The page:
Why is love in poetry oftentimes portrayed in a dramatic and highly metaphoric manner when in reality the emotions are much more concrete and potentially messier than the perfection described?
The most appealing poem to me is Head, heart by Davis because of its unique structure and idea. It takes this concept of the consistent battle between logic and emotion, especially in the usually messy circumstances of relationship and love, and the author poeticizes it into this almost conversation and personification which makes it very relatable. The poem I would ask my peers about would be The Nymph’s Reply by Raleigh, does the poem truly want to reply to Marlowe’s work or is it just mimicry of the love. Finally, comparing the love poems, there are some obvious similarities, sharing the use of dramatics and often employing highly visual literally elements such as metaphors and imagery. However, they differ slightly on what they perceive love to be and expression in which it should be presented.
Taking into consideration the theme of Head, Heart, what the author’s ultimate attitudes towards falling in love?
The poem is focused on some manner of heartbreak or unrequited love, as the third line mentions “You will lose the ones you love. They will all go” (Davis, 2015). It seems that the author is skeptical of love, emphasizing its dangers if it is lost. The heartache places a person’s emotional state into turmoil, and despite the rationale of it all may make sense, we end up continue missing the individual, which then affects our mental state. Therefore, this state ends up hurting both the heart and the “head.”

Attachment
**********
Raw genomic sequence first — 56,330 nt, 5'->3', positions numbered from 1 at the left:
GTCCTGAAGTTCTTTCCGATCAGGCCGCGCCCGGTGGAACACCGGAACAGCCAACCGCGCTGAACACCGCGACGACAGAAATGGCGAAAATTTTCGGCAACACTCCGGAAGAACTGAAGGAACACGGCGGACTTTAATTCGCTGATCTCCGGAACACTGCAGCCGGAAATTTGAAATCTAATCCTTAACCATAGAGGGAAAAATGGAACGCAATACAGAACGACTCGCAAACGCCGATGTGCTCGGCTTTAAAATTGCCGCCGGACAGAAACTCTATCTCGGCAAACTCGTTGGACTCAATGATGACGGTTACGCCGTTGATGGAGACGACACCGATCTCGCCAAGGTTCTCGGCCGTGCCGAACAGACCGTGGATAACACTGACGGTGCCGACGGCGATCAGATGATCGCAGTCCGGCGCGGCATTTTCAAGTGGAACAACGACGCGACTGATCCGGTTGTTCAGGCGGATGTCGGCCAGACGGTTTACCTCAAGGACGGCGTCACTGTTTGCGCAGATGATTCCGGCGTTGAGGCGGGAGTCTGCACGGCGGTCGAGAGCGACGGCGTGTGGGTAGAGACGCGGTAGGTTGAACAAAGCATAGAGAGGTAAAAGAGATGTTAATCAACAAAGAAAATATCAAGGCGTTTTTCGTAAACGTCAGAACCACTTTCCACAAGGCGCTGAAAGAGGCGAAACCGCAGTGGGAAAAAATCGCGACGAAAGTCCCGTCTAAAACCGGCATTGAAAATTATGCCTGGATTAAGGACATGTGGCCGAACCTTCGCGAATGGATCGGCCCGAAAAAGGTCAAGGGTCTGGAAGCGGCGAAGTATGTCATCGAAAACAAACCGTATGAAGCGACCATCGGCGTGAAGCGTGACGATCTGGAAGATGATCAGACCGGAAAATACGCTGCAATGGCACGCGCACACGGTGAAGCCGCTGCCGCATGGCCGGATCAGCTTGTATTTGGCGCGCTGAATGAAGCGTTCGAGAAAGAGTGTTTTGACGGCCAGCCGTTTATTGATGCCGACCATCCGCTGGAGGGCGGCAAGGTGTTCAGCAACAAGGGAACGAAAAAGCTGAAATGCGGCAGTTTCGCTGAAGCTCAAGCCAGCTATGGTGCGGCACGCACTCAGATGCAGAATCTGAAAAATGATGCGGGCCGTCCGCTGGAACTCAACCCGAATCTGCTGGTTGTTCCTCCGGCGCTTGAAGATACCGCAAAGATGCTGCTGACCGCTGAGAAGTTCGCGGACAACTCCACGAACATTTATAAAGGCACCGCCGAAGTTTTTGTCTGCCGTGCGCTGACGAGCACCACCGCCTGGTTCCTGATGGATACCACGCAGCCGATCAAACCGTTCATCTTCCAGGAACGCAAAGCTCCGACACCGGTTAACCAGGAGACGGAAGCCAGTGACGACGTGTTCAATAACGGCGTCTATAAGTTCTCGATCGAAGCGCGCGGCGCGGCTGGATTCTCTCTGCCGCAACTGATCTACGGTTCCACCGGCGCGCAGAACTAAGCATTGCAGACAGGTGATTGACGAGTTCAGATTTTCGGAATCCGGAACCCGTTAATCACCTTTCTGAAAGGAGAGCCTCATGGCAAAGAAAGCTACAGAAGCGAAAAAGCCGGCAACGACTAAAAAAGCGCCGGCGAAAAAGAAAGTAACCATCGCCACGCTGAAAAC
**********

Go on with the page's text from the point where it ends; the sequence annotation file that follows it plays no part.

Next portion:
Comparison of the poems One Perfect Rose by Parker and The Passionate Shepherd to His Love by Marlowe
It is interesting to compare the poems One Perfect Rose by Parker and The Passionate Shepherd to His Love by Marlowe. Marlowe’s poem provides a romantic notion of a lover calling to his love to spend her life with him as they would enjoy the pleasures of life together and he would care for her. Meanwhile, Parker’s poem provides a stark contrast of undercutting highly romantic notions with cynical materialism. Ironically, the promises that the shepherd makes for his love in Marlowe’s work such as “And I will make thee beds of roses” and “a gown made of the finest wool” would probably be more appealing to the narrator of Parker’s poem who sees a single rose as almost a pathetic expression of love, “A single flow’r he sent me, since we met.” However, when contrasted it becomes evident how drastically differently people see both the purpose of love as well as its expression. For some, a single rose may mean the world, while others promise ‘the world’ but may not receive anything in return. This difference and irony in a way can be seen in many different ways across romantic poems.